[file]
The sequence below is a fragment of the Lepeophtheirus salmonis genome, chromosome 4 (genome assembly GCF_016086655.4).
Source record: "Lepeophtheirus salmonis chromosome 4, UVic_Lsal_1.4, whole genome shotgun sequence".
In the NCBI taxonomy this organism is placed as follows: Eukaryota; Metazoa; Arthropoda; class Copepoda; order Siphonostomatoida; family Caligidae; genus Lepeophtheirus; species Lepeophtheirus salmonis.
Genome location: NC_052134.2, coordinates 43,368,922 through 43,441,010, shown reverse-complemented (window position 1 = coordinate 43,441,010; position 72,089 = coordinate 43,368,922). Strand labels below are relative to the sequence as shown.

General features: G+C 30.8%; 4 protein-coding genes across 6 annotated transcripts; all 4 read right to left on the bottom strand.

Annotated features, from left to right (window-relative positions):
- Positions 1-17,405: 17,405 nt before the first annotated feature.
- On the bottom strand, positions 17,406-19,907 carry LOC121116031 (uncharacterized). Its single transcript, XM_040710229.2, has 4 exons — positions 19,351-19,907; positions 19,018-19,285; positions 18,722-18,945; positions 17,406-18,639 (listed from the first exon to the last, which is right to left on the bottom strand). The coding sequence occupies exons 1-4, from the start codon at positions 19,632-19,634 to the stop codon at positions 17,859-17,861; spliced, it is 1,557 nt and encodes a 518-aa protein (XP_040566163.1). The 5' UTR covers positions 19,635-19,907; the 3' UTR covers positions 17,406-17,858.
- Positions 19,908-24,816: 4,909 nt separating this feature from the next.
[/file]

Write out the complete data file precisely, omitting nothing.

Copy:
The sequence below is a fragment of the Lepeophtheirus salmonis genome, chromosome 4 (genome assembly GCF_016086655.4).
Source record: "Lepeophtheirus salmonis chromosome 4, UVic_Lsal_1.4, whole genome shotgun sequence".
In the NCBI taxonomy this organism is placed as follows: Eukaryota; Metazoa; Arthropoda; class Copepoda; order Siphonostomatoida; family Caligidae; genus Lepeophtheirus; species Lepeophtheirus salmonis.
Genome location: NC_052134.2, coordinates 43,368,922 through 43,441,010, shown reverse-complemented (window position 1 = coordinate 43,441,010; position 72,089 = coordinate 43,368,922). Strand labels below are relative to the sequence as shown.

General features: G+C 30.8%; 4 protein-coding genes across 6 annotated transcripts; all 4 read right to left on the bottom strand.

Annotated features, from left to right (window-relative positions):
- Positions 1-17,405: 17,405 nt before the first annotated feature.
- On the bottom strand, positions 17,406-19,907 carry LOC121116031 (uncharacterized). Its single transcript, XM_040710229.2, has 4 exons — positions 19,351-19,907; positions 19,018-19,285; positions 18,722-18,945; positions 17,406-18,639 (listed from the first exon to the last, which is right to left on the bottom strand). The coding sequence occupies exons 1-4, from the start codon at positions 19,632-19,634 to the stop codon at positions 17,859-17,861; spliced, it is 1,557 nt and encodes a 518-aa protein (XP_040566163.1). The 5' UTR covers positions 19,635-19,907; the 3' UTR covers positions 17,406-17,858.
- Positions 19,908-24,816: 4,909 nt separating this feature from the next.